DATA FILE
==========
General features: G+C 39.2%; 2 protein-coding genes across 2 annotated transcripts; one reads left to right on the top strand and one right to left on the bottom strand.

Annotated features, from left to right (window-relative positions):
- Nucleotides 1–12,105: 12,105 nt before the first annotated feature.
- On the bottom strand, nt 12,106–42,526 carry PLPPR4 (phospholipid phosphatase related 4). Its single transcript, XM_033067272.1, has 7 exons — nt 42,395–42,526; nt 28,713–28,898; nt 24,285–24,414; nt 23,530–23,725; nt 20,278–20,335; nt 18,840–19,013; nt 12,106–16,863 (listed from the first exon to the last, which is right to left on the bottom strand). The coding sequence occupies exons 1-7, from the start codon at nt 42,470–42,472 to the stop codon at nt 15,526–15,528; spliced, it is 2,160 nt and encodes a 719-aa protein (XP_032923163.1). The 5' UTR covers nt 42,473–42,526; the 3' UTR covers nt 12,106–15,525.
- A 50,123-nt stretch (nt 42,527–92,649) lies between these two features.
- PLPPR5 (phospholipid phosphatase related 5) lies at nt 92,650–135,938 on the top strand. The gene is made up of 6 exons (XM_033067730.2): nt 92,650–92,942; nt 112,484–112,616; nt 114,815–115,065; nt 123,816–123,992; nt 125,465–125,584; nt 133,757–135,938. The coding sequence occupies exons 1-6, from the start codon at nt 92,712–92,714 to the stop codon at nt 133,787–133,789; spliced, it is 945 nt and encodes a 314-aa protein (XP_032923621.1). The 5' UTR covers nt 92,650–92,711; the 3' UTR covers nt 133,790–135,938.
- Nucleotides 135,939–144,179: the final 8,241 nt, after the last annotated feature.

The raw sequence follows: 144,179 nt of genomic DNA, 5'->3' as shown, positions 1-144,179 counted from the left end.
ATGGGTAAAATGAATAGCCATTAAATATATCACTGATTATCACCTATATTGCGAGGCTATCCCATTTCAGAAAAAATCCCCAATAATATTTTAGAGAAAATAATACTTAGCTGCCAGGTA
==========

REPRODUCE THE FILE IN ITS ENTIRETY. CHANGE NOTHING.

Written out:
General features: G+C 39.2%; 2 protein-coding genes across 2 annotated transcripts; one reads left to right on the top strand and one right to left on the bottom strand.

Annotated features, from left to right (window-relative positions):
- Nucleotides 1–12,105: 12,105 nt before the first annotated feature.
- On the bottom strand, nt 12,106–42,526 carry PLPPR4 (phospholipid phosphatase related 4). Its single transcript, XM_033067272.1, has 7 exons — nt 42,395–42,526; nt 28,713–28,898; nt 24,285–24,414; nt 23,530–23,725; nt 20,278–20,335; nt 18,840–19,013; nt 12,106–16,863 (listed from the first exon to the last, which is right to left on the bottom strand). The coding sequence occupies exons 1-7, from the start codon at nt 42,470–42,472 to the stop codon at nt 15,526–15,528; spliced, it is 2,160 nt and encodes a 719-aa protein (XP_032923163.1). The 5' UTR covers nt 42,473–42,526; the 3' UTR covers nt 12,106–15,525.
- A 50,123-nt stretch (nt 42,527–92,649) lies between these two features.
- PLPPR5 (phospholipid phosphatase related 5) lies at nt 92,650–135,938 on the top strand. The gene is made up of 6 exons (XM_033067730.2): nt 92,650–92,942; nt 112,484–112,616; nt 114,815–115,065; nt 123,816–123,992; nt 125,465–125,584; nt 133,757–135,938. The coding sequence occupies exons 1-6, from the start codon at nt 92,712–92,714 to the stop codon at nt 133,787–133,789; spliced, it is 945 nt and encodes a 314-aa protein (XP_032923621.1). The 5' UTR covers nt 92,650–92,711; the 3' UTR covers nt 133,790–135,938.
- Nucleotides 135,939–144,179: the final 8,241 nt, after the last annotated feature.

The raw sequence follows: 144,179 nt of genomic DNA, 5'->3' as shown, positions 1-144,179 counted from the left end.
ATGGGTAAAATGAATAGCCATTAAATATATCACTGATTATCACCTATATTGCGAGGCTATCCCATTTCAGAAAAAATCCCCAATAATATTTTAGAGAAAATAATACTTAGCTGCCAGGTA